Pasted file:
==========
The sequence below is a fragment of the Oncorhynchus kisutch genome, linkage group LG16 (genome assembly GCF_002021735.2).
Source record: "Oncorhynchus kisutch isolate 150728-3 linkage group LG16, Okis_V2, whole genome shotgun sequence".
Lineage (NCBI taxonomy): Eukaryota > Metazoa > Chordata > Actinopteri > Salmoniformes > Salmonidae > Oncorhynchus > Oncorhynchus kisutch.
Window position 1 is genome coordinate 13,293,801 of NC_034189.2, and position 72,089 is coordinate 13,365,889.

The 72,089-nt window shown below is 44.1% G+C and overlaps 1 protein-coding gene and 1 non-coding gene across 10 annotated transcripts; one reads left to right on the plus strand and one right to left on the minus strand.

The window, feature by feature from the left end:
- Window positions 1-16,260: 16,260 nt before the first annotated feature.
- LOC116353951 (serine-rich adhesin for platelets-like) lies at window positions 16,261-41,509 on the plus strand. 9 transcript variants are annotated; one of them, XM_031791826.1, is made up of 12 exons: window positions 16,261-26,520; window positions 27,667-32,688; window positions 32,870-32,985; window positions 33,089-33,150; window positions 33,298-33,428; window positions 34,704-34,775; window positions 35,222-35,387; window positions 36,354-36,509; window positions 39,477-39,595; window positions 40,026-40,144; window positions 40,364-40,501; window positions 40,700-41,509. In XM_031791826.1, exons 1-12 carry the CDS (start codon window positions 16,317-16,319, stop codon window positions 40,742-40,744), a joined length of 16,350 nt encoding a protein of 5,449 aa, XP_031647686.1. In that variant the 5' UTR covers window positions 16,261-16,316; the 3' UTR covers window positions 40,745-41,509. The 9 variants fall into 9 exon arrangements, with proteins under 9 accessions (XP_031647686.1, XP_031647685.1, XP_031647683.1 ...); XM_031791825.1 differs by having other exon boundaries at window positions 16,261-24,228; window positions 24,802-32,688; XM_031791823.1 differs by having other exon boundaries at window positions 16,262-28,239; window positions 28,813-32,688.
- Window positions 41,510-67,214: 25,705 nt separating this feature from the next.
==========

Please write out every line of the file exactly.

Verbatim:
The sequence below is a fragment of the Oncorhynchus kisutch genome, linkage group LG16 (genome assembly GCF_002021735.2).
Source record: "Oncorhynchus kisutch isolate 150728-3 linkage group LG16, Okis_V2, whole genome shotgun sequence".
Lineage (NCBI taxonomy): Eukaryota > Metazoa > Chordata > Actinopteri > Salmoniformes > Salmonidae > Oncorhynchus > Oncorhynchus kisutch.
Window position 1 is genome coordinate 13,293,801 of NC_034189.2, and position 72,089 is coordinate 13,365,889.

The 72,089-nt window shown below is 44.1% G+C and overlaps 1 protein-coding gene and 1 non-coding gene across 10 annotated transcripts; one reads left to right on the plus strand and one right to left on the minus strand.

The window, feature by feature from the left end:
- Window positions 1-16,260: 16,260 nt before the first annotated feature.
- LOC116353951 (serine-rich adhesin for platelets-like) lies at window positions 16,261-41,509 on the plus strand. 9 transcript variants are annotated; one of them, XM_031791826.1, is made up of 12 exons: window positions 16,261-26,520; window positions 27,667-32,688; window positions 32,870-32,985; window positions 33,089-33,150; window positions 33,298-33,428; window positions 34,704-34,775; window positions 35,222-35,387; window positions 36,354-36,509; window positions 39,477-39,595; window positions 40,026-40,144; window positions 40,364-40,501; window positions 40,700-41,509. In XM_031791826.1, exons 1-12 carry the CDS (start codon window positions 16,317-16,319, stop codon window positions 40,742-40,744), a joined length of 16,350 nt encoding a protein of 5,449 aa, XP_031647686.1. In that variant the 5' UTR covers window positions 16,261-16,316; the 3' UTR covers window positions 40,745-41,509. The 9 variants fall into 9 exon arrangements, with proteins under 9 accessions (XP_031647686.1, XP_031647685.1, XP_031647683.1 ...); XM_031791825.1 differs by having other exon boundaries at window positions 16,261-24,228; window positions 24,802-32,688; XM_031791823.1 differs by having other exon boundaries at window positions 16,262-28,239; window positions 28,813-32,688.
- Window positions 41,510-67,214: 25,705 nt separating this feature from the next.